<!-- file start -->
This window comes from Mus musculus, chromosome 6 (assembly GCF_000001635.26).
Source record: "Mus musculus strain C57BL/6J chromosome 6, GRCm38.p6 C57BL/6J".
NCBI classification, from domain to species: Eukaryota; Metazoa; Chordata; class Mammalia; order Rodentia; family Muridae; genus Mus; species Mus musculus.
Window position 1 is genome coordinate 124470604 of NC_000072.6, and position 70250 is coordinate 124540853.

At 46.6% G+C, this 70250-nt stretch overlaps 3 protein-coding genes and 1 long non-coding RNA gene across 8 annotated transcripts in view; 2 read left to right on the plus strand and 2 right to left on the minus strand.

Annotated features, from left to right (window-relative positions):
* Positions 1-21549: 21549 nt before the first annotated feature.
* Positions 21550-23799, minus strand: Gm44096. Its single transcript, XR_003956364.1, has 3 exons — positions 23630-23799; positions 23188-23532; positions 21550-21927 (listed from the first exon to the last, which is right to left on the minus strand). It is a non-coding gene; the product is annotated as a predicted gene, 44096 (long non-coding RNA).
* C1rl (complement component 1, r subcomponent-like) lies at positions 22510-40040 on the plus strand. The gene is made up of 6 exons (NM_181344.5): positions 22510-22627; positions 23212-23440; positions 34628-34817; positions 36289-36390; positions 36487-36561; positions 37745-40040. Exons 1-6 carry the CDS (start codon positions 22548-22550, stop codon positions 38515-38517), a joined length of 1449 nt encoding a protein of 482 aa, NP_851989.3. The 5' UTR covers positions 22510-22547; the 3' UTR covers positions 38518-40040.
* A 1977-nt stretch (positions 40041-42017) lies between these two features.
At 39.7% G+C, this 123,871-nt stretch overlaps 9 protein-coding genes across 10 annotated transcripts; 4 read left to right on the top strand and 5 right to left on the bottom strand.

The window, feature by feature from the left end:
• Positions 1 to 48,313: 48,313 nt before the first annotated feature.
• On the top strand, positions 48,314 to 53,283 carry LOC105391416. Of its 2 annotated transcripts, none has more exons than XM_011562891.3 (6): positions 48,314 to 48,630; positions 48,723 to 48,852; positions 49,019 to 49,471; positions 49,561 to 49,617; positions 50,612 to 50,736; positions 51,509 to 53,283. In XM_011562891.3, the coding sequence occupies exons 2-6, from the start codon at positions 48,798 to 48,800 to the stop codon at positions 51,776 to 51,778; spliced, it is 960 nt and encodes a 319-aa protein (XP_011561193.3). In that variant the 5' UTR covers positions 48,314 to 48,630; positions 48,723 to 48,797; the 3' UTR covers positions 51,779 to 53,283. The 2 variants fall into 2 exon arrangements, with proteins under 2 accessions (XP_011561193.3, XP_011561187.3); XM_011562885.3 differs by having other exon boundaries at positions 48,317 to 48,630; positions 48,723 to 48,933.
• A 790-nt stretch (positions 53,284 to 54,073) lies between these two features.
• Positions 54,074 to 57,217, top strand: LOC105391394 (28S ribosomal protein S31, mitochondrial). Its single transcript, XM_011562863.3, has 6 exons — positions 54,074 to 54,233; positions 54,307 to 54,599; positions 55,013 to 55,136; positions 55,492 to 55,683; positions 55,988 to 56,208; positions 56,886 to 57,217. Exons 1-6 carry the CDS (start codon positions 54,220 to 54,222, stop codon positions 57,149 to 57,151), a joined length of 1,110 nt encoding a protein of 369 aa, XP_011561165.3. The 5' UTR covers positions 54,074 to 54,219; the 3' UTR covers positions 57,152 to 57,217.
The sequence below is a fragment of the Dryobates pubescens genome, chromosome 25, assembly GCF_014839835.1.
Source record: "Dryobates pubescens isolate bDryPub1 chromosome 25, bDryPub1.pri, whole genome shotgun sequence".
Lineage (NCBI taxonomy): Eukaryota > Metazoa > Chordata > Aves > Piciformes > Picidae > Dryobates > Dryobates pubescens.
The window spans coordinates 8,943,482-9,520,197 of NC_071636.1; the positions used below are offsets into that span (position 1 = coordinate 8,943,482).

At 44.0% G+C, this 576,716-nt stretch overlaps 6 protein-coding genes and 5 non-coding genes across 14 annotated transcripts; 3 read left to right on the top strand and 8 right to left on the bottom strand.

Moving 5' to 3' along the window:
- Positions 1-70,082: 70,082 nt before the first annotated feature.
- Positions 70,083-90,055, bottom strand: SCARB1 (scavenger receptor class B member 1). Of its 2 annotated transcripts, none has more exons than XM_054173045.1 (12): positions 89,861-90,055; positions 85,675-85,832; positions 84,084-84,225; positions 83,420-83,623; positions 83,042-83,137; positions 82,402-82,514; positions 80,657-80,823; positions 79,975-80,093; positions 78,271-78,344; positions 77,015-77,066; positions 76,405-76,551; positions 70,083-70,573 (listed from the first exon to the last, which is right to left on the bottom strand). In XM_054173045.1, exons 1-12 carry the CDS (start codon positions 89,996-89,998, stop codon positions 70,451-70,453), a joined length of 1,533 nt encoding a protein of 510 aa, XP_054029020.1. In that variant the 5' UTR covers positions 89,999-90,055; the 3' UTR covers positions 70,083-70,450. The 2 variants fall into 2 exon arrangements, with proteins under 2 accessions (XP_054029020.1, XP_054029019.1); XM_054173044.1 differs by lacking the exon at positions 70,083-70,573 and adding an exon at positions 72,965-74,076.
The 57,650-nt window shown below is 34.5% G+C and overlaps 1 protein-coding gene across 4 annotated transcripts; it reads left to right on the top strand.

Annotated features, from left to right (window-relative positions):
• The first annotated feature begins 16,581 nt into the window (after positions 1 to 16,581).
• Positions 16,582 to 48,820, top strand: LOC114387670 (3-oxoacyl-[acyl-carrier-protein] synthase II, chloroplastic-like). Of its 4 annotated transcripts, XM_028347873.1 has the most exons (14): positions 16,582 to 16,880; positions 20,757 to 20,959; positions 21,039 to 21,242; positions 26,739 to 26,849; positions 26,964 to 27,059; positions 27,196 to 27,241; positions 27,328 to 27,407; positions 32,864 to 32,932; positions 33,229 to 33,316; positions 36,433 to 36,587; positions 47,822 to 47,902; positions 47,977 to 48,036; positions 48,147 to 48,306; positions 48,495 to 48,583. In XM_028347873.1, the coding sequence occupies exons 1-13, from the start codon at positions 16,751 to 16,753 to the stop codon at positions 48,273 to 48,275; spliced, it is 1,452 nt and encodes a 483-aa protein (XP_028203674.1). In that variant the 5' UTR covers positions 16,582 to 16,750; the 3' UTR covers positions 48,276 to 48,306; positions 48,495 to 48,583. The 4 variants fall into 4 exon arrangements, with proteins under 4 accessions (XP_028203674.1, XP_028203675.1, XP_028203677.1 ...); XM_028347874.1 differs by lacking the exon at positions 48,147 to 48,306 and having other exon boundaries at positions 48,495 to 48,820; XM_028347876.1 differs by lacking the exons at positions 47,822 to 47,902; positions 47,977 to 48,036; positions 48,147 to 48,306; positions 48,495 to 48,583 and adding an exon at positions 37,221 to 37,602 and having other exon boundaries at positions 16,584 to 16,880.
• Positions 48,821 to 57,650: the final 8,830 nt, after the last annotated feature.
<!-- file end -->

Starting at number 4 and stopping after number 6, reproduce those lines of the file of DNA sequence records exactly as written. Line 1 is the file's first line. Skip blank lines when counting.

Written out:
Window position 1 is genome coordinate 124470604 of NC_000072.6, and position 70250 is coordinate 124540853.

At 46.6% G+C, this 70250-nt stretch overlaps 3 protein-coding genes and 1 long non-coding RNA gene across 8 annotated transcripts in view; 2 read left to right on the plus strand and 2 right to left on the minus strand.

Annotated features, from left to right (window-relative positions):